So IMHO this is still a put together watch and never something that was originally produced by Rolex in this particular configuration.
This message has been edited by tomvox1 from IP address 184.108.40.206 on Aug 17, 2012 10:13 PM
It is also possible that an AD modified a watch for a
August 17 2012, 11:36 PM
client who then never completed the purchase and so the AD sold it as it is to you. This would be possible if the AD had a good in-house service capacity and staff. Or if they bought the watch from another dealer under the same above situation.
at the time that watch would have been manufactured....
August 17 2012, 11:44 PM
Policy was VERY different. Rolex regional representatives actually instructed the sales managers to "sell the uprgrade". If someone was pining for a steel and gold but obviously did not have the funds....they were told to sell them on the Rolex in steel and get them into the fold and show them that for a little extra down the road their watch could have the steel bits changed out for gold and they could have the watch they really wanted at that time without buying something non Rolex in the meantime.
upto possibly the mid 90's in the UK at least, dealers used to be very flexible, swopping out dial, braceletss etc without a second thought. My local AD swopped my wifes dial FOC 6 weeks after she had bought the watch , he had a tray of dials to choose, from the old dial just joined the tray.
is this not a contradiction, they have no record of the watch original build but they only services watches in their original shipped form. So if the watch was presented to them today, as they have no idea of its original build how can they verify its shipped form?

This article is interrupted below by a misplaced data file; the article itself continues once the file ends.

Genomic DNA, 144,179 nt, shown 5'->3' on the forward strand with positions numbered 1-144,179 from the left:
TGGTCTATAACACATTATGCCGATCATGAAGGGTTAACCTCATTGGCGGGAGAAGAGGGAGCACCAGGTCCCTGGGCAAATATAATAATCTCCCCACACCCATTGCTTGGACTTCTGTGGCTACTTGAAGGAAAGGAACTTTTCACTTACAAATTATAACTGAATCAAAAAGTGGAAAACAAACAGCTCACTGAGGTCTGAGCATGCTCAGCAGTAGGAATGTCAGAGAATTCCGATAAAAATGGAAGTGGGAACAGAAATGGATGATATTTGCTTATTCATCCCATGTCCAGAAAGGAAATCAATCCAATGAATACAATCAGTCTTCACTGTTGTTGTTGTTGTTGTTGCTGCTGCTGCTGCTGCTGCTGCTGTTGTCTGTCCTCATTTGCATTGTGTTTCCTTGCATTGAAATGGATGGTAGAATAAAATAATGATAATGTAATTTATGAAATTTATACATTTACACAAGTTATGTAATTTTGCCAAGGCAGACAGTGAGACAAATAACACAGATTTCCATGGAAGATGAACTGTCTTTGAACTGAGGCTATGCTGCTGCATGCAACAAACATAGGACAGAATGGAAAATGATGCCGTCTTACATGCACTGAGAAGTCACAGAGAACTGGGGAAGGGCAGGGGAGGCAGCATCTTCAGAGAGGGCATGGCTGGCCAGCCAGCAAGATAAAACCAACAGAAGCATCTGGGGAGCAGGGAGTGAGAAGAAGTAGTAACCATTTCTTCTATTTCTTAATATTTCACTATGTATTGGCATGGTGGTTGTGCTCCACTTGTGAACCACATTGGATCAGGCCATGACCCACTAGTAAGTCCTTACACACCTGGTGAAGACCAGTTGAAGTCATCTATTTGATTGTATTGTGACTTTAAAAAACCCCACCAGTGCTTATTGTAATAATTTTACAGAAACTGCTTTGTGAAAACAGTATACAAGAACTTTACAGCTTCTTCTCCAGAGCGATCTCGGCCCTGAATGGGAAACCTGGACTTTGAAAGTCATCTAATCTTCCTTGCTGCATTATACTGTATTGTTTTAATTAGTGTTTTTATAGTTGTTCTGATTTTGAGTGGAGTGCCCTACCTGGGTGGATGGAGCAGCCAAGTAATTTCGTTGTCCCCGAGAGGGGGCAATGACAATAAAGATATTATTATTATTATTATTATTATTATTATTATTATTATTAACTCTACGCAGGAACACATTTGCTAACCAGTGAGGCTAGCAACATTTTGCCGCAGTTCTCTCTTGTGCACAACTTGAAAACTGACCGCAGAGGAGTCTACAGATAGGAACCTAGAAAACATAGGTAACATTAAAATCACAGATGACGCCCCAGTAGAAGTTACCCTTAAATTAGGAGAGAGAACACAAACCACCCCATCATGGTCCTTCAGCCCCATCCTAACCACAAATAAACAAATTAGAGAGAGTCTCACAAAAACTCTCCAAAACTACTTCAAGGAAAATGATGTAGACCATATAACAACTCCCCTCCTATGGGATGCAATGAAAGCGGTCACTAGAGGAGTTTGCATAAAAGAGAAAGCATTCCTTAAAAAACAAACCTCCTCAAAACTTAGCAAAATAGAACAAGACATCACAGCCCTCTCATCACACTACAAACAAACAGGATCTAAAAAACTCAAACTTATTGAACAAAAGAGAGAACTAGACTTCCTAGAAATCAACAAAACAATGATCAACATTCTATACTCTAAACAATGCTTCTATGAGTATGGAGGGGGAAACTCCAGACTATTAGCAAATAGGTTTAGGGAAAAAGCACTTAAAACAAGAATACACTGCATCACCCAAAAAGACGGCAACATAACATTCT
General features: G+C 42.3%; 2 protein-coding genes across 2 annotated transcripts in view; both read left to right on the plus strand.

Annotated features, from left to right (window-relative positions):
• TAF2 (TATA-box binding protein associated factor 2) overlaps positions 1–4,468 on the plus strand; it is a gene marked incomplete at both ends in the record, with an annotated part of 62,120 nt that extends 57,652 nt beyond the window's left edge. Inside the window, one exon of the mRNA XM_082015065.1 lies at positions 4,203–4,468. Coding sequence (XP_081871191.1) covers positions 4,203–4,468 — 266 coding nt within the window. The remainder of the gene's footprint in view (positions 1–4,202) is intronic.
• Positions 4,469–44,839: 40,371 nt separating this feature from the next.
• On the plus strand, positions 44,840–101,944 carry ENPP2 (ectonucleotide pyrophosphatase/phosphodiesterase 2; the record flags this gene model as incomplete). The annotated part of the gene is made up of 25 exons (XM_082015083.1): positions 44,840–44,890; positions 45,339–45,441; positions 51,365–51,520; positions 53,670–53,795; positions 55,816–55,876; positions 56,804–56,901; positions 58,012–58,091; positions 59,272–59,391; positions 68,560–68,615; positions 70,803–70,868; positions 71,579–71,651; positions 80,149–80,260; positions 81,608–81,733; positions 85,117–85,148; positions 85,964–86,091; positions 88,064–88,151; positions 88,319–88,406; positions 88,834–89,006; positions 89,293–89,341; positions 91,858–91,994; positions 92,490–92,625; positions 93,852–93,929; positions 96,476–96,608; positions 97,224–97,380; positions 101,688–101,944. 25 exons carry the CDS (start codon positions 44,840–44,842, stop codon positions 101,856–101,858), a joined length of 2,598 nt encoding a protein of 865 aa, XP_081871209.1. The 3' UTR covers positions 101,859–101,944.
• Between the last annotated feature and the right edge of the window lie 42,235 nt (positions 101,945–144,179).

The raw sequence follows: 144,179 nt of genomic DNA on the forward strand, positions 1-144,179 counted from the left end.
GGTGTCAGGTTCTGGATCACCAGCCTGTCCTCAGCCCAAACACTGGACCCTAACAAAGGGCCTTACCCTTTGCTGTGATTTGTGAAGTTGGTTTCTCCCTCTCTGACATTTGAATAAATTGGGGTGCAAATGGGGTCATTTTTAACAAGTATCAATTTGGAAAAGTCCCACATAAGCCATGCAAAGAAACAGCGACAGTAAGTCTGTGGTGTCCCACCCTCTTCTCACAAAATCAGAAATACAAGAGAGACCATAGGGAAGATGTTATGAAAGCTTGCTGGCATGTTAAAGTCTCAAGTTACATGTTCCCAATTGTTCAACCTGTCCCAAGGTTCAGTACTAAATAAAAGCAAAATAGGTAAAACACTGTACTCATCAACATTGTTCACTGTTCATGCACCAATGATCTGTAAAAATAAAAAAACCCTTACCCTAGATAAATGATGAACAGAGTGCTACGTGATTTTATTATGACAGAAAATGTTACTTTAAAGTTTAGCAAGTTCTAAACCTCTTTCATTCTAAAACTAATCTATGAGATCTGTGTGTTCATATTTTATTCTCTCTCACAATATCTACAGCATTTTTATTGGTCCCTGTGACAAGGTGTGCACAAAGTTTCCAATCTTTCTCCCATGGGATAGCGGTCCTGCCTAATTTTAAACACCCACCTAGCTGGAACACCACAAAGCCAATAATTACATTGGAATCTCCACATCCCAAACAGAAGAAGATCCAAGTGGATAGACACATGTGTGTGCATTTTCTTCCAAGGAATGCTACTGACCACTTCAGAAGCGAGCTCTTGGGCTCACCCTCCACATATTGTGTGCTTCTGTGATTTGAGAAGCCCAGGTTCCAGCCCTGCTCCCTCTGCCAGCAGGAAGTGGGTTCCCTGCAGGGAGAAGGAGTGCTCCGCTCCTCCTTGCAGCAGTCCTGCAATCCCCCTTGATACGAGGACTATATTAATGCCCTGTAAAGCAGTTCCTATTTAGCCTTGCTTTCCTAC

Maybe I reading more into than intended
Its a great looking watch, I wouldn't mind one myself especially with the nipple dial, I've always had a TT submariner with diamond dial for daily wear for years.
This message has been edited by fatboyharris from IP address 220.127.116.11 on Aug 18, 2012 3:13 AM
I have service records of the 2 times it was serviced by Rolex, in 1987 and 1998. Both services were handled via an AD. I have a copy of the Rolex invoice to the AD for the first service (as well as the AD invoice to me). Also have the parts that Rolex returned when it was serviced. In 1987, that included the crystal, crown, crown stem, O ring, and bezel insert. These, of course, were the orignal parts that came on the watch since that was my first service.
In 1998, they returned only the bezel and an O ring, even though they replaced many others, including the bracelet. In both cases, the watch was returned with the exact same type of parts it went in with. They made no changes to the watch's build.
Again, I very much appreciate all the comments and welcome more.